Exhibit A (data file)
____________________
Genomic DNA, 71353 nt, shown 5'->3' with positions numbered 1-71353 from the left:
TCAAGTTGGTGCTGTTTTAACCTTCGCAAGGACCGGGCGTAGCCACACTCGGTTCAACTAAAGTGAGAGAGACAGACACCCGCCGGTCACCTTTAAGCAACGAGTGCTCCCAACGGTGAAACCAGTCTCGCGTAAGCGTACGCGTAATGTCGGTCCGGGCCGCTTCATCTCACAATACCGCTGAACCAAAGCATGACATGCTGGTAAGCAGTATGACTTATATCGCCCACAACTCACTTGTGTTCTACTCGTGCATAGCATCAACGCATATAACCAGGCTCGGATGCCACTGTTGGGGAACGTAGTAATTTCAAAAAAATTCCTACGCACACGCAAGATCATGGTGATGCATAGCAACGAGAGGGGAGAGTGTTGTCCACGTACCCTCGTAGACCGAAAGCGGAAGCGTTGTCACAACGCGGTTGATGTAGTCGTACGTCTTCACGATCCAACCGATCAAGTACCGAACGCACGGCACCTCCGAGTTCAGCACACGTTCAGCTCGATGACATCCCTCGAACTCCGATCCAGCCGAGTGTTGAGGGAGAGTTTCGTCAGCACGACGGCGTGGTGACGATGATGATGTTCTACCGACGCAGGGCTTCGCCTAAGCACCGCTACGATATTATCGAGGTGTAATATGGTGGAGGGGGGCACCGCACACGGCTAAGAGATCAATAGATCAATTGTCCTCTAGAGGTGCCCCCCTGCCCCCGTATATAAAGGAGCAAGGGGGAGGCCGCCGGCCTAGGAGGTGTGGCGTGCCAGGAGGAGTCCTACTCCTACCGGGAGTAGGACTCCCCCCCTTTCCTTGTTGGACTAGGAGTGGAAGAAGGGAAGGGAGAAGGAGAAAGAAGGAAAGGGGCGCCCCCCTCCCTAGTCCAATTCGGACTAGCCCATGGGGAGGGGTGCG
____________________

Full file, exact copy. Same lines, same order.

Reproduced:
Genomic DNA, 71353 nt, shown 5'->3' with positions numbered 1-71353 from the left:
TCAAGTTGGTGCTGTTTTAACCTTCGCAAGGACCGGGCGTAGCCACACTCGGTTCAACTAAAGTGAGAGAGACAGACACCCGCCGGTCACCTTTAAGCAACGAGTGCTCCCAACGGTGAAACCAGTCTCGCGTAAGCGTACGCGTAATGTCGGTCCGGGCCGCTTCATCTCACAATACCGCTGAACCAAAGCATGACATGCTGGTAAGCAGTATGACTTATATCGCCCACAACTCACTTGTGTTCTACTCGTGCATAGCATCAACGCATATAACCAGGCTCGGATGCCACTGTTGGGGAACGTAGTAATTTCAAAAAAATTCCTACGCACACGCAAGATCATGGTGATGCATAGCAACGAGAGGGGAGAGTGTTGTCCACGTACCCTCGTAGACCGAAAGCGGAAGCGTTGTCACAACGCGGTTGATGTAGTCGTACGTCTTCACGATCCAACCGATCAAGTACCGAACGCACGGCACCTCCGAGTTCAGCACACGTTCAGCTCGATGACATCCCTCGAACTCCGATCCAGCCGAGTGTTGAGGGAGAGTTTCGTCAGCACGACGGCGTGGTGACGATGATGATGTTCTACCGACGCAGGGCTTCGCCTAAGCACCGCTACGATATTATCGAGGTGTAATATGGTGGAGGGGGGCACCGCACACGGCTAAGAGATCAATAGATCAATTGTCCTCTAGAGGTGCCCCCCTGCCCCCGTATATAAAGGAGCAAGGGGGAGGCCGCCGGCCTAGGAGGTGTGGCGTGCCAGGAGGAGTCCTACTCCTACCGGGAGTAGGACTCCCCCCCTTTCCTTGTTGGACTAGGAGTGGAAGAAGGGAAGGGAGAAGGAGAAAGAAGGAAAGGGGCGCCCCCCTCCCTAGTCCAATTCGGACTAGCCCATGGGGAGGGGTGCG